Monday, May 2, 2011
Five ways alien eyes might see
There’s no reason creatures from another world have to see in all the colors that we do. For that matter, I’ve read that dogs have dichromatic vision, rather than trichromatic, as we do.
Maybe aliens see everything in black or white – or in shades of colors like red or blue. Their identifying marks and decorations might therefore be very clear and obvious rather than relying on subtle variations in color. Or since they receive less visual information, perhaps they rely more on sound and smell cues.
Makes me think of the Jack Vance race which carried and played small musical instruments to compensate for their lack of facial expression. The type of instrument and the music played provided emotional cues.
To bees, flowers look like this in visible light…
…and like this in ultraviolet light.
An intelligent species capable of seeing in UV would have a distinct advantage when it came to espionage. Hidden messages could be written in chemical compounds that are only visible in UV, and those messages would be hidden from humans but blindingly obvious (pun intended) to them.
3. Ability to see in darkness/through water
Eyes capable of detecting infrared radiation would be able to see in the dark. I’ve always liked those infrared photographs with colors based on heat – white is the hottest, blue or violet the coolest. The only problem would be the detection of objects which are at the same ambient temperature as their surroundings – a rock on the floor, perhaps.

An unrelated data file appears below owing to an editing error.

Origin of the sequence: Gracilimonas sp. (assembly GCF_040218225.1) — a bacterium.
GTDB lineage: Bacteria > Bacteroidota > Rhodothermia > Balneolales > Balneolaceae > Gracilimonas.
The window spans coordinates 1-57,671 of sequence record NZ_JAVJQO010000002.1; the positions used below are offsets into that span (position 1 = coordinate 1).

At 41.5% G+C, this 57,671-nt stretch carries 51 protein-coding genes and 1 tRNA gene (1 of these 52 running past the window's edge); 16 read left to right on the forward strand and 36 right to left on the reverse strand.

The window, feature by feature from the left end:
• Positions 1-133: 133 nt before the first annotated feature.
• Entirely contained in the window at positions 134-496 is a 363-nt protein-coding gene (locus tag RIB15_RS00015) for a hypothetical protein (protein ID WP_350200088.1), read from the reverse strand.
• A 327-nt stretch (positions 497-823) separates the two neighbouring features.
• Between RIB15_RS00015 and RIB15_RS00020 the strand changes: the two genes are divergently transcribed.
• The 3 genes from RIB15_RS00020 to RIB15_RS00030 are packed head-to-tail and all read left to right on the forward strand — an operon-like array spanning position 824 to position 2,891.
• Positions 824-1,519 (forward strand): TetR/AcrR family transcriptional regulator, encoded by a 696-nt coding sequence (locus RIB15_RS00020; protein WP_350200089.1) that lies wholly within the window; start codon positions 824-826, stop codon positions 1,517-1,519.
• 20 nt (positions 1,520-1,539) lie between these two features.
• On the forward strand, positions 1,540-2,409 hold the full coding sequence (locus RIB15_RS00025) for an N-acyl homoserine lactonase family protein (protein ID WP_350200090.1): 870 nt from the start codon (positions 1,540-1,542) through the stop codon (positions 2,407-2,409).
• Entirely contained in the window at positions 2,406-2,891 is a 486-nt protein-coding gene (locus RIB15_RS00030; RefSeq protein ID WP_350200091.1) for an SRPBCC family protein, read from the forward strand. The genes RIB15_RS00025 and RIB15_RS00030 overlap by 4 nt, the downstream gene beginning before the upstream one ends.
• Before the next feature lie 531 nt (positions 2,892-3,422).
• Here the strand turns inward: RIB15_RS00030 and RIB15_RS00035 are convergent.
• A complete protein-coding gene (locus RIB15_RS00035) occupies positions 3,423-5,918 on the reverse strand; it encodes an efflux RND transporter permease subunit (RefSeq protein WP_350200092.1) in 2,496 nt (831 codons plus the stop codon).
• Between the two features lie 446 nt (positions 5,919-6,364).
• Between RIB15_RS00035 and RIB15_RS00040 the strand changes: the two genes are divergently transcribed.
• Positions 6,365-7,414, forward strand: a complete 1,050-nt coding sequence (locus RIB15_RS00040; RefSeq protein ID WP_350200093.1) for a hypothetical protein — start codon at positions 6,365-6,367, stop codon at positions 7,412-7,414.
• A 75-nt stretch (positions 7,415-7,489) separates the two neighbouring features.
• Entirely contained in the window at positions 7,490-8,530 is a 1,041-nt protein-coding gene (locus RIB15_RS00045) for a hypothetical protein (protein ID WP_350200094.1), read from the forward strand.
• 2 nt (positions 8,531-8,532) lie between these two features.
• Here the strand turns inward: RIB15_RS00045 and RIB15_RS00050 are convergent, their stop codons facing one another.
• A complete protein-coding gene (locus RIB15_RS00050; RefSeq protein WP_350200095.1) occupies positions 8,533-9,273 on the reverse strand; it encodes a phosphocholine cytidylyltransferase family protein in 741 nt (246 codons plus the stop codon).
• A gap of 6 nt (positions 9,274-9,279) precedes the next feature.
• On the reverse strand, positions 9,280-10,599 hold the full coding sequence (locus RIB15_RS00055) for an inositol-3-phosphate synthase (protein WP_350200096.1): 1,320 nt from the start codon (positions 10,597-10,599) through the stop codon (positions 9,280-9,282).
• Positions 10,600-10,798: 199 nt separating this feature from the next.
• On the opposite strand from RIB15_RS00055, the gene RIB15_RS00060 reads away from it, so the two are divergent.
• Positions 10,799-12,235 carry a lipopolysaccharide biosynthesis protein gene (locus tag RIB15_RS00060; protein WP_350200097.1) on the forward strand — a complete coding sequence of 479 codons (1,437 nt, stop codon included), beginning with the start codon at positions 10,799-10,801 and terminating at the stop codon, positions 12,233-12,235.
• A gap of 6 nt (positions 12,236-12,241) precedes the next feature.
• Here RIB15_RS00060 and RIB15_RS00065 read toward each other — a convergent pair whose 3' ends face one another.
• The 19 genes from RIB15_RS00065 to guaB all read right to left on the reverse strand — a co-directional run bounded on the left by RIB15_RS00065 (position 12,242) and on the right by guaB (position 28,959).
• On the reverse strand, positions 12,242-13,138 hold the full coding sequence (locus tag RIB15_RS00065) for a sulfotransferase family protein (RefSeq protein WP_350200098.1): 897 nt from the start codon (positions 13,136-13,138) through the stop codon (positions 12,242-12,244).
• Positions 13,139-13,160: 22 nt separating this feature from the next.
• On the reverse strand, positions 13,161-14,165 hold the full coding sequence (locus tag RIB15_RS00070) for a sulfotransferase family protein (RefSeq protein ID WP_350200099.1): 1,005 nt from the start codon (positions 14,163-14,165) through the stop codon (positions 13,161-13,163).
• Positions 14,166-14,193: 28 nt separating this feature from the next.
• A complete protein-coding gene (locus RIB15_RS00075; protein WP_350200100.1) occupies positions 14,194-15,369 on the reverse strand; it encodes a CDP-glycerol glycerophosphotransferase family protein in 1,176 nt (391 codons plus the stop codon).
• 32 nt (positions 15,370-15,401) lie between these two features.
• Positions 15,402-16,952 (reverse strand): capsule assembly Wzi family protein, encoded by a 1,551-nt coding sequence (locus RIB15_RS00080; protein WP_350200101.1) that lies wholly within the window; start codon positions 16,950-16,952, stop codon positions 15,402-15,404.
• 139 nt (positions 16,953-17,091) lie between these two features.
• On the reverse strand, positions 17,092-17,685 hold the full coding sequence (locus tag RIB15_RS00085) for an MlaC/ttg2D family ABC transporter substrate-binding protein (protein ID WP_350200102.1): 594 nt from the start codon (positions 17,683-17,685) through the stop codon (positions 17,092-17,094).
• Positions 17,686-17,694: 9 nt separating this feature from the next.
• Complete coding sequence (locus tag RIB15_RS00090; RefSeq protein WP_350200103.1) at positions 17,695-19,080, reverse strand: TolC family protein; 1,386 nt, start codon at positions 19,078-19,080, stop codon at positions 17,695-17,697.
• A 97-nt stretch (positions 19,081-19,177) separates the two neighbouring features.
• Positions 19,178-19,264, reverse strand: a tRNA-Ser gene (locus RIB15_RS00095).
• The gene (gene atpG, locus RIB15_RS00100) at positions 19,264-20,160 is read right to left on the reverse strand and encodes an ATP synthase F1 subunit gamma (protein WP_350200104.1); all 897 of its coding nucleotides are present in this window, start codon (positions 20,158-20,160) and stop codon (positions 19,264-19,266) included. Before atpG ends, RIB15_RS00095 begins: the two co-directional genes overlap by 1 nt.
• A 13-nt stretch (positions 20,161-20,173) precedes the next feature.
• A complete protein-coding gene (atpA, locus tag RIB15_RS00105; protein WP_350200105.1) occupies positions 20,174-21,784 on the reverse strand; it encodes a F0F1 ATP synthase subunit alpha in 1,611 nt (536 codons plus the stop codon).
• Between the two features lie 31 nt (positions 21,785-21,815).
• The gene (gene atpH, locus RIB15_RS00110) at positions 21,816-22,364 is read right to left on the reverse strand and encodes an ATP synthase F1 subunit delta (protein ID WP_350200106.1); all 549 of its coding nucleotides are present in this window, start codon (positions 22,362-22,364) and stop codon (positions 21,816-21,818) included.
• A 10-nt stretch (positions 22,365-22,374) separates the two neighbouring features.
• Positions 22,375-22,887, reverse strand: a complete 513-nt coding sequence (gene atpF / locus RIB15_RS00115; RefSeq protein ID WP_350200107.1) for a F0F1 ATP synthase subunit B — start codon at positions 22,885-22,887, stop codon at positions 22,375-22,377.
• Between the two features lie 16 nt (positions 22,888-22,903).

As for seeing in water… I don’t mind beautiful naked mer-people with long flowing hair, but I always wonder how they can see underwater. Water doesn’t transmit light as well as air, so even if they had a transparent eyelid (similar to the nictitating membrane) to protect the lenses of their eyes from saltwater, they’d still have difficulty seeing.
They could have relatively large eyes, as fish do, though an Ariel with huge bulging eyes would not have been as attractive. In fish, that also compensates for the lack of an neck; fish can’t turn their heads from side to side, so their eyes have a greater field of vision.
4. Ability to see gases
This might come in very handy in a world where there were pockets of dangerous gases such as carbon monoxide or hydrogen cyanide.
I once read a book about a girl who had an illness that made everything appear like glass to her – people and trees and buildings alike. Of course, like glass, these were also transparent. She could see the inner workings of everything, from sap rising in the stems of plants to tumors growing in people.
That ability could be modified a little – allowing an alien race to look through armor, outer coverings such as clothes or even flesh. I’m just not sure what it would be called, given that X-ray vision would be misleading and would immediately make people think of Superman. Maybe just “transparency” would do.
Flower photographs from here: http://www.naturfotograf.com/UV_OENO_BIE.html#top